AstraZeneca will jointly develop and commercialize its high-risk, Phase II/III-bound Alzheimer’s disease drug candidate AZD3293 with Eli Lilly, in a deal that could net AZ up to $500 million in development and regulatory milestone payments.

AZD3293 is an oral beta secretase cleaving enzyme (BACE) inhibitor designed to prevent the formation of amyloid plaque and eventually slow the progression of Alzheimer’s. The company cites Phase I studies that showed AZD3293 significantly and dose-dependently reduced levels of amyloid beta in the cerebro-spinal fluid of Alzheimer’s patients and healthy volunteers.

Based on those promising results, AZ and Lilly said, they intend to advance AZD3293 quickly into a Phase II/III clinical trial in patients with early Alzheimer’s. Lilly will lead clinical development, working with researchers from AstraZeneca’s Innovative Medicines Unit for neuroscience, while AstraZeneca will be responsible for manufacturing. The companies said they will take joint responsibility for commercialization of AZD3293.

AstraZeneca said it expects to receive the first milestone payment of $50 million in the first half of 2015. The companies will share all future costs equally for the development and commercialization of AZD3293, as well as post-launch net global revenues.

“We believe that, by combining the scientific expertise from our two organizations and by sharing the risks and cost of late stage development, we will be able to accelerate the advancement of AZD3293 and progress a promising new approach to support the treatment of Alzheimer’s patients around the world,” Mene Pangalos, AstraZeneca’s EVP, innovative medicines and early development, said in a statement.

Developing AZD3293 carries risks and potential blockbuster rewards for AstraZeneca, the company acknowledged in documents prepared during the company’s successful fight against a £69 billion (about $111.9 billion) takeover by Pfizer.

According to AstraZeneca, AZD3293 has just a 9% chance of success in the very-risky field of Alzheimer’s drug development—where developers have long struggled to create successful new drugs. Only a handful of drug successes have ever reached the market, and even they merely slow progression of symptoms six to 12 months. A Cleveland Clinic study has found a 99.6% failure rate of clinical trials for Alzheimer's drug candidates between 2002 and 2012.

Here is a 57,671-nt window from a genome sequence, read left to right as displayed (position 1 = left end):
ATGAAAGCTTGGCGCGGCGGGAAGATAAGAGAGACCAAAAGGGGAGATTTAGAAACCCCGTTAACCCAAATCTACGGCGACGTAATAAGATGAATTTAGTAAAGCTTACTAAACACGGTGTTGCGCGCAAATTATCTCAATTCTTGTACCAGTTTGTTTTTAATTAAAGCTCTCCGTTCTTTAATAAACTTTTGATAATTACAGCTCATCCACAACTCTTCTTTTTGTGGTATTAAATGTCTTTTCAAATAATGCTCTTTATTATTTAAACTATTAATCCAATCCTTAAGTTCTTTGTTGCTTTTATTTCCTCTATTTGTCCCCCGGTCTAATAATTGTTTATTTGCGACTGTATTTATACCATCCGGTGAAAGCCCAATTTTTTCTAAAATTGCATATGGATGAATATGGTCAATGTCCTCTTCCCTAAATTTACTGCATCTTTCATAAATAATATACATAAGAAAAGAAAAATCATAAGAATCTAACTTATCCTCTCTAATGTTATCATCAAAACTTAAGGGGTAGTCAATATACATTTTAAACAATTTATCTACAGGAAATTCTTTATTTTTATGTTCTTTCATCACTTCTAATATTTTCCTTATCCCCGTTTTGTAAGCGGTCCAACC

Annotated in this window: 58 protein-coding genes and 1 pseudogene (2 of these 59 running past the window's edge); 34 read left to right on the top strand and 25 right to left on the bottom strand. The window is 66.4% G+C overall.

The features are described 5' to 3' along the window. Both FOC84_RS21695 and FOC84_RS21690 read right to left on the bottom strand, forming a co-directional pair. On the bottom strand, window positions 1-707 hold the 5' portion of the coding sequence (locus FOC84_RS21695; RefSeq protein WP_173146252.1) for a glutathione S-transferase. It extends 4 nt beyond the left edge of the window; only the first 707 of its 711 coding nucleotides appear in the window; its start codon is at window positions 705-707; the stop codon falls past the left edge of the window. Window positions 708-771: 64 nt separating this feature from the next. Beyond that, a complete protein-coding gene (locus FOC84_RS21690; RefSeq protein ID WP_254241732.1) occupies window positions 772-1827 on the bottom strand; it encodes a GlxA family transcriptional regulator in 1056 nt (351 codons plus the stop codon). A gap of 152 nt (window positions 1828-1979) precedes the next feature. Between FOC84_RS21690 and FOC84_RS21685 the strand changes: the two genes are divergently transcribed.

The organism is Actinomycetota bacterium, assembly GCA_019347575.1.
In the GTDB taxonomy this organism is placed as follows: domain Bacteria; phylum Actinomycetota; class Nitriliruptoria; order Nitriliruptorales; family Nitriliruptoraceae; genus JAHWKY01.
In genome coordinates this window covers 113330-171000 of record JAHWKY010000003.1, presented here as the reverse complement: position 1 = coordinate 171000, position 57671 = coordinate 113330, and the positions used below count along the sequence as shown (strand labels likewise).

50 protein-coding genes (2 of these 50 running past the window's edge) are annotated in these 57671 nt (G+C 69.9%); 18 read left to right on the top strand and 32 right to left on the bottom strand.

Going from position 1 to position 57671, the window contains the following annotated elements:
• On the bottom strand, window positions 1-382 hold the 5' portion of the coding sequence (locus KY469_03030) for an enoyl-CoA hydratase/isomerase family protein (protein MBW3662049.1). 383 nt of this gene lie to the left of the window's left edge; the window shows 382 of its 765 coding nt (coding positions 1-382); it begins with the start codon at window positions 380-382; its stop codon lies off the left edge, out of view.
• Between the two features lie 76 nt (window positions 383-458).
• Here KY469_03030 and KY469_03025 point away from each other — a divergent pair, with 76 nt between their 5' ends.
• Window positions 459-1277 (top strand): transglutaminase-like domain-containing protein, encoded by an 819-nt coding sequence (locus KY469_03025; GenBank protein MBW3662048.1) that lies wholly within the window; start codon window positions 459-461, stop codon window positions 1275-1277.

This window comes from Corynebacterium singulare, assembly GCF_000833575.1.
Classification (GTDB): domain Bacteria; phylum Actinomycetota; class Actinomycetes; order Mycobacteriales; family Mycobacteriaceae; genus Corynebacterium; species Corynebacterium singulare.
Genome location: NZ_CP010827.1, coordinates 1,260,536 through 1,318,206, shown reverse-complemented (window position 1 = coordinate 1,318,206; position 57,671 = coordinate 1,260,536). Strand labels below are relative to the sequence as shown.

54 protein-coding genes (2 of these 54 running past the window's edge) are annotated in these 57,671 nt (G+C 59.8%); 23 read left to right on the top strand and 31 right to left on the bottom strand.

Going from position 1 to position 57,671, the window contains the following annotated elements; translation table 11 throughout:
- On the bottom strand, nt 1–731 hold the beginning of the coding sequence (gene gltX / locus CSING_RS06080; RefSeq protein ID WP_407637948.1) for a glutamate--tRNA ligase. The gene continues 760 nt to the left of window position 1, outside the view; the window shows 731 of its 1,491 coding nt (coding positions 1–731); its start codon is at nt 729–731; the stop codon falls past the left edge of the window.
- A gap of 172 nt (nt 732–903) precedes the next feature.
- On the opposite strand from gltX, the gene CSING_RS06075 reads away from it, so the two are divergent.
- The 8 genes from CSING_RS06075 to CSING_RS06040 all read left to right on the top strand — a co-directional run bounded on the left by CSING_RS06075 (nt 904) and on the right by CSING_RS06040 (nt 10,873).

But AstraZeneca also saw rewards to developing AZD3293, estimating that the drug could generate as much as $5 billion in annual sales. AstraZeneca has struggled in recent years to reverse years of late-stage clinical setbacks involving drug candidates the company had counted on to make up for sales revenues lost or set to be lost due to the “patent cliff” expiration of several brand-name drugs.

While AstraZeneca last year downgraded Alzheimer’s and other neuroscience diseases from its list of core therapy areas in the comeback strategy launched last year by CEO Pascal Soriot, the company did say it would remain active in the space “though our investments will be more opportunity-driven.”

For Lilly, the AstraZeneca deal allows it to return to BACE inhibitor-focused Alzheimer’s drug development following its own failure in the field. Last year Lilly voluntarily terminated a Phase II study of its BACE inhibitor drug candidate LY2886721, under evaluation as a once-daily treatment for Alzheimer’s disease, after discovering “abnormal” results from liver biochemical tests.

Lilly is not the only pharma to try and miss with BACE inhibitor development; Roche scuttled its Phase I BACE inhibitor RG7129 last year. However, Merck & Co. continues to recruit patients for a Phase II/III trial of its BACE inhibitor MK-8931 launched in 2012, the company said September 5 on the page for the trial, NCT01739348.

Previous articleParion Awarded $3M from Cystic Fibrosis Foundation Therapeutics
Next articleNicox Nabs Antiviral Eye Drop Derived from Seaweed